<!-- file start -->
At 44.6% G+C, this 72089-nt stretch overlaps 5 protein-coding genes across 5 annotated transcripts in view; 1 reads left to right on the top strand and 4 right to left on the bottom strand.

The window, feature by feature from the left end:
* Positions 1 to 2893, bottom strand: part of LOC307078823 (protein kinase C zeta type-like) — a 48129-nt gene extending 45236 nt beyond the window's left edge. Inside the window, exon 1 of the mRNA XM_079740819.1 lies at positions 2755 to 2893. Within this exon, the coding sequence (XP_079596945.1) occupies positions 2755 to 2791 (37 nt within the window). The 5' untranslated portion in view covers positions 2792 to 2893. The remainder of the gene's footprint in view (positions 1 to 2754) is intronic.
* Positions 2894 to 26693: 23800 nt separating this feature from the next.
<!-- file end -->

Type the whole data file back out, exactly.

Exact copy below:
At 44.6% G+C, this 72089-nt stretch overlaps 5 protein-coding genes across 5 annotated transcripts in view; 1 reads left to right on the top strand and 4 right to left on the bottom strand.

The window, feature by feature from the left end:
* Positions 1 to 2893, bottom strand: part of LOC307078823 (protein kinase C zeta type-like) — a 48129-nt gene extending 45236 nt beyond the window's left edge. Inside the window, exon 1 of the mRNA XM_079740819.1 lies at positions 2755 to 2893. Within this exon, the coding sequence (XP_079596945.1) occupies positions 2755 to 2791 (37 nt within the window). The 5' untranslated portion in view covers positions 2792 to 2893. The remainder of the gene's footprint in view (positions 1 to 2754) is intronic.
* Positions 2894 to 26693: 23800 nt separating this feature from the next.